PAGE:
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Los Pirineos - El Salvador - Pacamara Anaerobic Natural


An experimental microlot from a renowned farm! Layered, complex, candy like cup.

It's hard to come by refined, clean anaerobics but we believe this is one! Juicy & bold, reminiscent of a bag of skittles. Endlessly complex!

Found in the Usulután department of El Salvador, Los Pirineos farm is operated by fifth-generation coffee producer Diego Baraona. Diego took the helm at the farm in 2020 following his father’s passing and now works to carry on the tradition and legacy of not only his father Gilberto, but the more than 130 years of experience, history, and knowledge that his family has in coffee cultivation. The farm sits 1400 meters above sea level on the slopes of a stand-alone volcano. This unique positioning provides a microclimate unlike any other with sun-filled days and cool breezes, creating an environment ideal for coffee production, processing, and drying. This climate is capitalized on especially well in the drying area of the farm where raised drying beds are positioned between two peaks, creating a wind tunnel through which a breeze constantly flows. The beds are exposed to the sun for twelve hours per day while the temperature is regulated by the persistent wind, creating an ideal environment for producing Honey and Natural coffees.



Diego Baraona, son of Gilberto.




This coffee has a cupping score 88.


1400m - these altitudes encourage sweetness & acidity.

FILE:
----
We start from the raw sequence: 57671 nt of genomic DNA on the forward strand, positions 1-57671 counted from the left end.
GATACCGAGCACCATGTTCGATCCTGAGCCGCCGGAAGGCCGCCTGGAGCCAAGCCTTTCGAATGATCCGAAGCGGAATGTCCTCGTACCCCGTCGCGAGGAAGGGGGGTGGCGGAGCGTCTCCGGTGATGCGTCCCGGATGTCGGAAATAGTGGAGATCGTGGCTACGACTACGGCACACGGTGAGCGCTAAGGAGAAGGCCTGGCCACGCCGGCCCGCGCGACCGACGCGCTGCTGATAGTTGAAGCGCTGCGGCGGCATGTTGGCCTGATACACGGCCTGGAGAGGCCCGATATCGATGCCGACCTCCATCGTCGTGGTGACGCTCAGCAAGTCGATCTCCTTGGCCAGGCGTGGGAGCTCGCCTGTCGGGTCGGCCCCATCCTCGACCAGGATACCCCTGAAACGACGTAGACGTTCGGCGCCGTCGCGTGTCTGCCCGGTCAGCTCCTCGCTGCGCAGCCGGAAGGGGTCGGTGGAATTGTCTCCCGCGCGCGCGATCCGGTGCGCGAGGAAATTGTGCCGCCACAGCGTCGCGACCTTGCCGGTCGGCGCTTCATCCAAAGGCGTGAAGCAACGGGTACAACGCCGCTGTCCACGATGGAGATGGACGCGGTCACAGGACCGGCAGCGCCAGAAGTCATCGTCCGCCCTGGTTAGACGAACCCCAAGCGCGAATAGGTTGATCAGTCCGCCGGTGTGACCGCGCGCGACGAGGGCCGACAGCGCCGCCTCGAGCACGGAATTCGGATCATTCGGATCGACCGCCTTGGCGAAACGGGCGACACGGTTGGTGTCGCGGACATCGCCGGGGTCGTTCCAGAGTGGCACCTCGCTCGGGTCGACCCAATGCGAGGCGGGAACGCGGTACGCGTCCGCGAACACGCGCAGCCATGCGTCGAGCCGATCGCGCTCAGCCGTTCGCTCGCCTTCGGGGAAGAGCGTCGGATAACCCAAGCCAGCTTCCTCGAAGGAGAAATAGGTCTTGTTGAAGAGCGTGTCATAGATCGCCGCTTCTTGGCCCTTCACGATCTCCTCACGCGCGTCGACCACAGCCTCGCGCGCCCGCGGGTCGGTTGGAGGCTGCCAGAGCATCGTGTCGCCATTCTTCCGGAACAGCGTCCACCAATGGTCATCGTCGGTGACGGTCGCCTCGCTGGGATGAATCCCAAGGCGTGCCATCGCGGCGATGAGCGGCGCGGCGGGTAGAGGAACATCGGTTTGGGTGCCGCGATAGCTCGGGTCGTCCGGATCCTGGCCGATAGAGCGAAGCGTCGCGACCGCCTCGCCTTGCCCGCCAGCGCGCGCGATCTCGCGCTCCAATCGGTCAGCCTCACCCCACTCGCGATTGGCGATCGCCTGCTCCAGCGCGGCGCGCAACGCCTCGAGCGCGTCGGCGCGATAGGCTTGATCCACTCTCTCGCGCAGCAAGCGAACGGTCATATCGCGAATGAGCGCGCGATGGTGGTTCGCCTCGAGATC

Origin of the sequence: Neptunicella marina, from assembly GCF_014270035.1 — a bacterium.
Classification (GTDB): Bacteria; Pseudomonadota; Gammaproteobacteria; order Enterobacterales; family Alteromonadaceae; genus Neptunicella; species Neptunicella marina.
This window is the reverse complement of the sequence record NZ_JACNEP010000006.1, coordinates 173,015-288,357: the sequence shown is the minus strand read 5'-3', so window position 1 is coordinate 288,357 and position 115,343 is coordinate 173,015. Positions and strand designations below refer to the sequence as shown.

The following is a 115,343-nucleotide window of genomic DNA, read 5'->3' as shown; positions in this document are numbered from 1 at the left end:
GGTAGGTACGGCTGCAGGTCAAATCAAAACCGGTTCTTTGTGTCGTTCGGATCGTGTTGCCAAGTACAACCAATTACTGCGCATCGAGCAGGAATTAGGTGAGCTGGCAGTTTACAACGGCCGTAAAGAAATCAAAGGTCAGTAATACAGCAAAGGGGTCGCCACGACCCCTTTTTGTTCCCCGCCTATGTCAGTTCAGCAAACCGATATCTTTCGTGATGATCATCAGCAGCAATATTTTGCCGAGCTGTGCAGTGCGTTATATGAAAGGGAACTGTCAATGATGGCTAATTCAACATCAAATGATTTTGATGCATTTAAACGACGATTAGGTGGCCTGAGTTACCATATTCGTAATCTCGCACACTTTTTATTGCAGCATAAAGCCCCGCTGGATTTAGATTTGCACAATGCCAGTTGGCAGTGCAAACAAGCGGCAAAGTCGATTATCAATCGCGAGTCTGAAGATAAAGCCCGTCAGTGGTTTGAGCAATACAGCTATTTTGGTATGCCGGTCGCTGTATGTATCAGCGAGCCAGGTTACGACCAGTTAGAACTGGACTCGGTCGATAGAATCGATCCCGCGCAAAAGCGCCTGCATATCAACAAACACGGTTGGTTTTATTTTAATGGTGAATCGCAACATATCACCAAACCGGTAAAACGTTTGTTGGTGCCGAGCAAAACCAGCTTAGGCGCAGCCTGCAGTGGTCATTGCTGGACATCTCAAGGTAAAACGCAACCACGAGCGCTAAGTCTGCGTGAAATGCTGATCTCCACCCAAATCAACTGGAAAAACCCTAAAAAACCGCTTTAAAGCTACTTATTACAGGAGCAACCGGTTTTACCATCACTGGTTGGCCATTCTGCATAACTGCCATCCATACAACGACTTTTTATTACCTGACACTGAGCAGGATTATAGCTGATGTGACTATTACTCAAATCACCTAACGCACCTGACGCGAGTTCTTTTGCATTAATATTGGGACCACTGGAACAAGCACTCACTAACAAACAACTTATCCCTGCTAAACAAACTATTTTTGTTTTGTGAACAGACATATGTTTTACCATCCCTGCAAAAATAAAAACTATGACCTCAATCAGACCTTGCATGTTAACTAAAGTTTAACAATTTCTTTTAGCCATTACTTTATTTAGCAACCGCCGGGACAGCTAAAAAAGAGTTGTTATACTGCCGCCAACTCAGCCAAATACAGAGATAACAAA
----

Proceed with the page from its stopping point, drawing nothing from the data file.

Pacamara is a very large bean hybrid of paca and margogype


After harvest, ripe cherries are placed into sealed barrels in a refrigerated chamber at 16 degrees Celsius. Coffee is fermented in this environment for 72 hours and the pH of the fermentation slurry is measured to maintain consistency and quality. Cherries are then dried on raised beds until reaching the ideal humidity for milling and export.



Diego keeps an eye toward environmental and social responsibility as well.


While quality is certainly important at Los Pirineos, Diego keeps an eye toward environmental and social responsibility as well. All of the water used in production and processing of the coffee comes from collected rainwater. Bees are also kept here, both to produce honey and to contribute to the local ecosystem in a variety of ways. All of the coffee at Los Pirineos is shade grown under trees planted by Diego’s father Gilberto, which provide not only quality growing conditions for the coffee, but additional habitat space for local fauna.



Diego employs around 60 people on the farm.


Diego employs around 60 people on the farm, and works to make sure that the people who harvest the coffee are also working on other projects on the farm year-round for consistent and sustainable work.